A few weeks ago, I wrote an article about the Nike protest. If you don’t remember what the protest was about, that’s great. It’s finally been phased out of the news cycle almost completely. But when I wrote my piece on it, Twitter was still relatively abuzz with images of flaming Nike sneakers as a show of opposition to the brand’s affiliation with Colin Kaepernick. The last sentence of my op-ed article read, “So if you’re thinking about giving away some women’s training tights, specifically the small, maroon Nike Pro HyperWarm pair… just do it.”
I gave a copy of The Weekly to one of my best friends, urging her to glance at the Op-Ed section. She scanned the page, her eyes glancing at my words, then put the paper away. I expected a chuckle or just some acknowledgement of how I’d mastered the art of seeming as though I was on the side of the ignorant while ridiculing them along the way.
Because after all, my article was satire.
Her eyebrows were knit in confusion, though. After reading, she was under the impression that I rejected Kaepernick’s ideologies and supported the Nike protest. Let me be clear: I have nothing but the utmost respect for Colin Kaepernick and I stand in solidarity with the black community. You won’t find the article on The Weekly’s website because if my intentions weren’t clear to a close friend, then I couldn’t imagine what it would mean to those that know me as nothing more than the
name printed below the article’s headline.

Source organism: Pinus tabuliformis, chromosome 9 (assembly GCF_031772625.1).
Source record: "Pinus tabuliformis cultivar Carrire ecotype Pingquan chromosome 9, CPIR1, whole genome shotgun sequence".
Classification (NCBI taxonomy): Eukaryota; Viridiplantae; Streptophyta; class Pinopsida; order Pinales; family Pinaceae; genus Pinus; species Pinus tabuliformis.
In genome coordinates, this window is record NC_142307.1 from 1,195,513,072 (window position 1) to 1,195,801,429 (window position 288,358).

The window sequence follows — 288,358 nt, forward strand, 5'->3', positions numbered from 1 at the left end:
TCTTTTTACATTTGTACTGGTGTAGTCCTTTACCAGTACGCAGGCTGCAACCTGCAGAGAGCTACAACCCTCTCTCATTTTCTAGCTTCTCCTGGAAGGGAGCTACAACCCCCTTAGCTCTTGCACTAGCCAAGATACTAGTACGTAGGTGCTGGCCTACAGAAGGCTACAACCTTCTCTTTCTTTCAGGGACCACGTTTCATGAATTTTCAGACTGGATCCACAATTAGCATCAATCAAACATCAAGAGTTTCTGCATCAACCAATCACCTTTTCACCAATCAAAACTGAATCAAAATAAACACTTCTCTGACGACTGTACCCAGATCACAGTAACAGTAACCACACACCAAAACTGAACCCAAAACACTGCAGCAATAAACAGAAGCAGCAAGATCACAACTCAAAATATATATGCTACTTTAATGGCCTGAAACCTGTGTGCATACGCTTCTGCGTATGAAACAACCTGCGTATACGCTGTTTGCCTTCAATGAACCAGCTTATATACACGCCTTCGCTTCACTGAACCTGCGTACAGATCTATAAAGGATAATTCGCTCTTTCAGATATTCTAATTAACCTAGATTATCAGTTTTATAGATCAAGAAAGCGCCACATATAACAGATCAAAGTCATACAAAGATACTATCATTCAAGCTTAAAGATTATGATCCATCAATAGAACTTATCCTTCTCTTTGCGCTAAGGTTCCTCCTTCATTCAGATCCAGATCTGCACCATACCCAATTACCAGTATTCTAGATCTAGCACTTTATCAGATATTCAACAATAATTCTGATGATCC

It wasn’t until Ben Lerner, author of 10:04, visited
Muhlenberg as part of the Living Writers series did I realize how it’s not the reader’s responsibility to wed a writer’s name to the writing — it’s the author’s.
While reading 10:04 for class, it was impossible to get through a page without wondering “Does this guy think he’s Hemingway?” But then I’d have to apologize to Hemingway for even suggesting there was any similarity because Lerner’s work also dealt out lengthy prose but his description teemed with imposition as opposed to observation and his sentences were joined with punctuation of all kinds rather than Hemingway’s iconic non- committal “and.”
As a student in the Living Writers class, I was required to write three questions in preparation for Ben Lerner’s visit to campus. Each one was basically a variation of “What were you thinking?”
But by the time Lerner finished his public reading, I found myself scrambling to fish out my copy of 10:04 from my backpack for him to sign. And when I went up to him, the first words out of my mouth were: I absolutely loved your book.
You see, the whole purpose of Ben Lerner’s book was to exemplify the labyrinth that is a person’s stream of consciousness. But was it my fault that I missed the point? I’m still trying to figure that out. It helped me realize, though, that writing can be read from a myriad of lenses, each layered with an experience unbeknownst to the person sitting next to you. And while it may seem like too high of a standard to expect a writer to grasp that concept and create art that can handle such forces, I’m here to say that it’s not.
After all, it’s what I hope to do with my own writing from now on.